August 20, 2010
The late 1970s was not an easy time to find a good bottle of suds in America. In an age dominated by a few mass-produced, plain American lagers, why wasn’t there a map showing where someone could get a better-tasting brew, beer-lover Mike Laur wondered.
It took 30 years, but Laur has created that map.
Laur, a Colorado Springs business owner, released the fourth edition of The Beer Drinker’s Guide to Colorado last month. After initial struggles, the map and coupon book has begun to sell well across Colorado.
“It’s been a learning curve for us, figuring out how to sell the thing and market it,” said Laur, over a glass of porter on a recent afternoon. He paused.
“I wish I could say it’s been extraordinarily profitable.”
That’s fine, though. He’s not in it for the money. He’s in it for the beer. And Colorado is a good place to do it.
The latest edition of the guide, put together by Laur and his 3.5 employees (one works part time), lists 126 breweries, 20 more than when he launched the publication in 2008. Colorado is among the leading states for beer production, and many of its beers — not just Coors — can be bought around the country. The Great American Beer Festival, the Super Bowl of beer festivals, is held each September in Denver.
A Texas native, Laur came to Colorado Springs in the early 1980s. After a stint as a photojournalist, he opened his own graphics and video company here in 1983. He watched with delight as the microbrew industry spread in the late ’80s and ’90s. Colorado Springs’ oldest microbrewery, Judge Baldwin’s, opened in 1990 on the first floor of the Antlers Hilton.
The large brewing companies that long dominated American beer, Laur said, “basically created a crappy product and tried to hide that with marketing.”
But while some beverage-producing regions have capitalized on that, such as the wine-tourism industry in northern California, the beer industry was disjointed, with nothing to pull it together, a “third-class citizen,” Laur said. So in 2007 he pulled his beer guide idea off the shelf, like a vintage barley wine, blew off the dust and set about making it.
The first edition came out in January 2008, a full-color map of Colorado’s breweries, with facts about beer, beer-tasting tips and tidbits about Colorado.
But Laur had nowhere to sell it. Liquor stores, which he hoped would be a significant market, refused to carry the guide, because it wasn’t included on the Colorado Liquor Enforcement Division’s list of what they can sell. When he asked the state to allow it, officials said no, although the state’s liquor code allows the sale of “beverage publications, books or magazines, where the use or content is focused primarily on alcohol beverages or the alcohol beverage industry.”
Undeterred, he waged a 10-month struggle with the bureaucracy, finally convincing liquor-enforcement officials to take a look at the guide. They approved it for sale.
The first edition, by then, had been collecting dust for so long that Laur recycled all 4,000 copies.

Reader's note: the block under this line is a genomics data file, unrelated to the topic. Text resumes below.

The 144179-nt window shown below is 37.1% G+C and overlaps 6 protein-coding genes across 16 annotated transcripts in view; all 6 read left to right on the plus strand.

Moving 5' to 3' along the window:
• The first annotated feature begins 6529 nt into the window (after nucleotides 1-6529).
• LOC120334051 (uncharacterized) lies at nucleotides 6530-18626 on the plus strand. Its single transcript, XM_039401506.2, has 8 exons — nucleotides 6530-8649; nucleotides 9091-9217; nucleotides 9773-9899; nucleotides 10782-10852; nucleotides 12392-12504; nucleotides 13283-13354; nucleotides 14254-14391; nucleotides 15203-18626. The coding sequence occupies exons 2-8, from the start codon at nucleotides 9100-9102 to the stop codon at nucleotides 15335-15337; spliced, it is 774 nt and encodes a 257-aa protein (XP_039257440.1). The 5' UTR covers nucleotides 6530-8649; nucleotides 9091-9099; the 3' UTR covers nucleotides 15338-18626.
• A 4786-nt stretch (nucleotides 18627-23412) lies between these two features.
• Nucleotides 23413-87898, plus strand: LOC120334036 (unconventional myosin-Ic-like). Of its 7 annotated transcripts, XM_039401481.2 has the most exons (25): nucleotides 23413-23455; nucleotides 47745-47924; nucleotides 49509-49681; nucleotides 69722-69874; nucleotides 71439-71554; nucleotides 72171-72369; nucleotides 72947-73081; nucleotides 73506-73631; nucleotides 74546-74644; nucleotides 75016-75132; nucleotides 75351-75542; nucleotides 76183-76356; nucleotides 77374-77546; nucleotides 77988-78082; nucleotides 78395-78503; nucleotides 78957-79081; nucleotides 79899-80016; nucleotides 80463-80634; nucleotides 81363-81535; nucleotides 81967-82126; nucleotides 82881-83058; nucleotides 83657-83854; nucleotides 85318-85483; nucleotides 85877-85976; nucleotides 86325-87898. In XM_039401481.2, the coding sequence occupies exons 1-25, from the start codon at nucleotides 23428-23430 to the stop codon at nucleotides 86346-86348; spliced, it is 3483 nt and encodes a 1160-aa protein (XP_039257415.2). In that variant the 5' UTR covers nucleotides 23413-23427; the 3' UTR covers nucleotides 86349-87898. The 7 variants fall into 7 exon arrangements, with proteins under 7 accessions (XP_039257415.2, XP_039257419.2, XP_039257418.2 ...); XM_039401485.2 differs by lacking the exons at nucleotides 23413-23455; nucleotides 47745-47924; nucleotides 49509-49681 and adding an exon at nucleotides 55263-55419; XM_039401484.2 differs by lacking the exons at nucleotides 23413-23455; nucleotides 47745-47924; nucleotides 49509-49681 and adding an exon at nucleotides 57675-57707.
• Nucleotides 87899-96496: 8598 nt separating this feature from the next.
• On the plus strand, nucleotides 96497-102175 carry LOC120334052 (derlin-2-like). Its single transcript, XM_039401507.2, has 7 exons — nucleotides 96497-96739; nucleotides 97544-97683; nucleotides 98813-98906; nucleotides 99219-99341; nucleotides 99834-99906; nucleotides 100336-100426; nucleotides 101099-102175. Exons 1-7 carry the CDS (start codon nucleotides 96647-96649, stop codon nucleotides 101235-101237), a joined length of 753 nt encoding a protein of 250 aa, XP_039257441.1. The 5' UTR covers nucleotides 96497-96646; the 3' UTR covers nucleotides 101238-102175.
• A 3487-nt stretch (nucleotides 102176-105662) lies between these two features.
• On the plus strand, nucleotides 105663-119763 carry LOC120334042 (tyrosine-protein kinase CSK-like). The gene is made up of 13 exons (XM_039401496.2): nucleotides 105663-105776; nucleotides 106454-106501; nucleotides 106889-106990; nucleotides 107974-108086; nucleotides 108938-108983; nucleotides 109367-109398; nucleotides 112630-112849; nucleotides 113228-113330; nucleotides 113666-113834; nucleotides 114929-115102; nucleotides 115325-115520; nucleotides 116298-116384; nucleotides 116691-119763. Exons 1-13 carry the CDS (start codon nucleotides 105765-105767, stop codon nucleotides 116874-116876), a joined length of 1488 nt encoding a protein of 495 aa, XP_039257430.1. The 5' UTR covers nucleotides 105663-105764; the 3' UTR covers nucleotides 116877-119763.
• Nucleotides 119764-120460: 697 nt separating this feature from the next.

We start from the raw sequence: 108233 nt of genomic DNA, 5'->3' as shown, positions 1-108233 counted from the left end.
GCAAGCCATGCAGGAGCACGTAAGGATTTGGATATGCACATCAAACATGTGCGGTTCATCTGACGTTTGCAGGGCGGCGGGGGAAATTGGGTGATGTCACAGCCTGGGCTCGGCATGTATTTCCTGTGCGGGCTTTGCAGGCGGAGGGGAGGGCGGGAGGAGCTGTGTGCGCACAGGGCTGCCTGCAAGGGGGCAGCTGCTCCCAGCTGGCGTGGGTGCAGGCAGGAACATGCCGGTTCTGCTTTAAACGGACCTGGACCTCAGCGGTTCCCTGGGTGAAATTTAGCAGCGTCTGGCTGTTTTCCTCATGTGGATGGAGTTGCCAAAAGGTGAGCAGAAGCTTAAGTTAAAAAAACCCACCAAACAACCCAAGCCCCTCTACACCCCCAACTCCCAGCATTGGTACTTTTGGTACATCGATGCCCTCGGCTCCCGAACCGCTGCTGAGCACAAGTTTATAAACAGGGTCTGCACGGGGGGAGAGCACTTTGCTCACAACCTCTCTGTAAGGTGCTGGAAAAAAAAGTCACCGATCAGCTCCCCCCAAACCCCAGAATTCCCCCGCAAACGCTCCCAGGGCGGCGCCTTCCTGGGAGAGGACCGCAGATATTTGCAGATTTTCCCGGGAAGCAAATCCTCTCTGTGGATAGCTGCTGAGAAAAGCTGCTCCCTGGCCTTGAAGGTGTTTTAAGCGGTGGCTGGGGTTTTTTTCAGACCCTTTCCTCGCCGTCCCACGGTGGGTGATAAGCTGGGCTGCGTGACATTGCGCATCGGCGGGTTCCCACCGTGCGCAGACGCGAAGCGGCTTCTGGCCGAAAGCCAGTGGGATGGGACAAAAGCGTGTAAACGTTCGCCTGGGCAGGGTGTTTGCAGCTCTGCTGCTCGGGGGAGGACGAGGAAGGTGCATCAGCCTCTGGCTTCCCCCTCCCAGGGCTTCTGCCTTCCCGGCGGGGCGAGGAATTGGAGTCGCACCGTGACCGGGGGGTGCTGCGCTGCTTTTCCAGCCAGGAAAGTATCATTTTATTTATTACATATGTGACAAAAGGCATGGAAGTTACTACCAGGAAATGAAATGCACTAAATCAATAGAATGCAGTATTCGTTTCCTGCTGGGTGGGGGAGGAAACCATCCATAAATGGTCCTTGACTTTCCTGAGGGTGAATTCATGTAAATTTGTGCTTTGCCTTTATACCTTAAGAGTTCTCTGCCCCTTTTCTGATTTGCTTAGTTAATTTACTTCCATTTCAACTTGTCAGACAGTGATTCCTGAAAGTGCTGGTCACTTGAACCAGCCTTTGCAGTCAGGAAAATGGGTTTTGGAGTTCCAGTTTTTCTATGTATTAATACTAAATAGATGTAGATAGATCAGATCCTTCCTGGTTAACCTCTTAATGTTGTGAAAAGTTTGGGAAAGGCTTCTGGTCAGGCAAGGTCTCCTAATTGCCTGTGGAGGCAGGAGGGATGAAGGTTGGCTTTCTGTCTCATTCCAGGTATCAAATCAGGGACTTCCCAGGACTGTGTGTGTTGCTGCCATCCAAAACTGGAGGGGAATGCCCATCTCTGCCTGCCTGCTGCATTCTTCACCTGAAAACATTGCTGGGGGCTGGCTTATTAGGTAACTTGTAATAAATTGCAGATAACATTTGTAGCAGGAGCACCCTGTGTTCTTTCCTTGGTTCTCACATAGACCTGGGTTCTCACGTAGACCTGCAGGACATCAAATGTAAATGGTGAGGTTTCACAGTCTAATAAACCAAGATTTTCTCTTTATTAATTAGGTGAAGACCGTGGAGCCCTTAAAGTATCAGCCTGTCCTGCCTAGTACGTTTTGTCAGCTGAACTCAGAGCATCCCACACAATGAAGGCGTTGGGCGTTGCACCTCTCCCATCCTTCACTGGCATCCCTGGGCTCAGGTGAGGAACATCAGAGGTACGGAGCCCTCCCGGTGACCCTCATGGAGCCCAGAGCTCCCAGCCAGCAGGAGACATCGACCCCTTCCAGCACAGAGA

Sitting in a brewpub in Pueblo one day, he and a friend were scratching their heads about how they could make the guide a success. Another patron overheard them and asked, “Why not give out free beer?”
Free beer? That was what they needed.
For the second edition, they got four breweries to include coupons for free beer.
They sold most of the second edition. All 5,000 copies of the third edition sold. The fourth edition includes coupons for free beer, food or merchandise at 26 breweries around the state. Laur printed 6,000 copies.
Laur laughed. “I don’t know if the coupons have driven the map or if the map has driven the coupons,” he said.
Duane Lujan, brewer and “beer ambassador” at Rocky Mountain Brewery, a taproom and home-brew store in Colorado Springs, has seen an increase in people coming from other areas, map and coupon in hand.
“They bring them in all the time and I always make the comment, ‘That’s the best beer in the world.’ Grandpa said the best beer in the world is on someone else’s nickel,” Lujan said.
They’re the beer tourists, suds lovers going around the state and checking beers off their list. But Lujan also sees value in attracting more casual beer drinkers.
“I think Mike and (employee Carole White) have done an absolutely wonderful job. They promote the breweries. They promote the home-brew shops. They promote tap rooms and other bars,” he said. “I just think it’s been a tremendous addition to the Colorado market.”
Laur sees the emergence of local beers as more of a resurgence. A century ago, beer was an intensely local product, brewed with local recipes and water, in the local climate, to create a product that was uniquely, well, local.
“Beer is a perishable product. The only reason it has become mass-produced is because technology enabled the brewers to do that,” he said.
Like connoisseurs of wine or coffee, beer lovers learn to appreciate the subtleties of the drink, and while the vast majority of the market is still dominated by the major beer producers, it’s the love of craft beer that keeps Laur publishing the guide.
“It’s not my swill in the glass. I would rather have something that’s more interesting, challenges me, challenges my taste buds and makes me think about the possibilities that are out there,” he said.
“If we’re able to make money off of this, that’s great. But mostly it’s supporting the message that craft beer is a great thing to appreciate.”